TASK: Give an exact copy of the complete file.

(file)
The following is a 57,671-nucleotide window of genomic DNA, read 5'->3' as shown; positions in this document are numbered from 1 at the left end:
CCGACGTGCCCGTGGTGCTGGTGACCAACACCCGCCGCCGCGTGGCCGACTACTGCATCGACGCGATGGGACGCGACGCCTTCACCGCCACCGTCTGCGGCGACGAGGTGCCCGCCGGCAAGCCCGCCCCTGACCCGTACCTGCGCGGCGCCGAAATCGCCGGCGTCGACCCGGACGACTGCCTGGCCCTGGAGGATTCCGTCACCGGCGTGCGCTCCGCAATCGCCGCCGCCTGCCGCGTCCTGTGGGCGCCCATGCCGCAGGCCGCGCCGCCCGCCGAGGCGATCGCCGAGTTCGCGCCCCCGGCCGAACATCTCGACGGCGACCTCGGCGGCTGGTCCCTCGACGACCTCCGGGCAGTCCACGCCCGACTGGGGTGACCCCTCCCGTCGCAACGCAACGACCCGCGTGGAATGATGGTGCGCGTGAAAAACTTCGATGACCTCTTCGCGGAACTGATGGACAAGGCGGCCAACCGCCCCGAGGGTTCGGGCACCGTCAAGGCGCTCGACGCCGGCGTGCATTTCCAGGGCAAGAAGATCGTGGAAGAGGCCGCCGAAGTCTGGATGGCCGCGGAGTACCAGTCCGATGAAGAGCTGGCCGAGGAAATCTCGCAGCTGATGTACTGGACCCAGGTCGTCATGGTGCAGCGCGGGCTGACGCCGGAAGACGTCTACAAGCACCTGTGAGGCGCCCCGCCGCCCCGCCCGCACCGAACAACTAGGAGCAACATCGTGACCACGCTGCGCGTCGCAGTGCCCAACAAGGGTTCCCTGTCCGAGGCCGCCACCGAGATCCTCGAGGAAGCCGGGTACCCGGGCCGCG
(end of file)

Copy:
The following is a 57,671-nucleotide window of genomic DNA, read 5'->3' as shown; positions in this document are numbered from 1 at the left end:
CCGACGTGCCCGTGGTGCTGGTGACCAACACCCGCCGCCGCGTGGCCGACTACTGCATCGACGCGATGGGACGCGACGCCTTCACCGCCACCGTCTGCGGCGACGAGGTGCCCGCCGGCAAGCCCGCCCCTGACCCGTACCTGCGCGGCGCCGAAATCGCCGGCGTCGACCCGGACGACTGCCTGGCCCTGGAGGATTCCGTCACCGGCGTGCGCTCCGCAATCGCCGCCGCCTGCCGCGTCCTGTGGGCGCCCATGCCGCAGGCCGCGCCGCCCGCCGAGGCGATCGCCGAGTTCGCGCCCCCGGCCGAACATCTCGACGGCGACCTCGGCGGCTGGTCCCTCGACGACCTCCGGGCAGTCCACGCCCGACTGGGGTGACCCCTCCCGTCGCAACGCAACGACCCGCGTGGAATGATGGTGCGCGTGAAAAACTTCGATGACCTCTTCGCGGAACTGATGGACAAGGCGGCCAACCGCCCCGAGGGTTCGGGCACCGTCAAGGCGCTCGACGCCGGCGTGCATTTCCAGGGCAAGAAGATCGTGGAAGAGGCCGCCGAAGTCTGGATGGCCGCGGAGTACCAGTCCGATGAAGAGCTGGCCGAGGAAATCTCGCAGCTGATGTACTGGACCCAGGTCGTCATGGTGCAGCGCGGGCTGACGCCGGAAGACGTCTACAAGCACCTGTGAGGCGCCCCGCCGCCCCGCCCGCACCGAACAACTAGGAGCAACATCGTGACCACGCTGCGCGTCGCAGTGCCCAACAAGGGTTCCCTGTCCGAGGCCGCCACCGAGATCCTCGAGGAAGCCGGGTACCCGGGCCGCG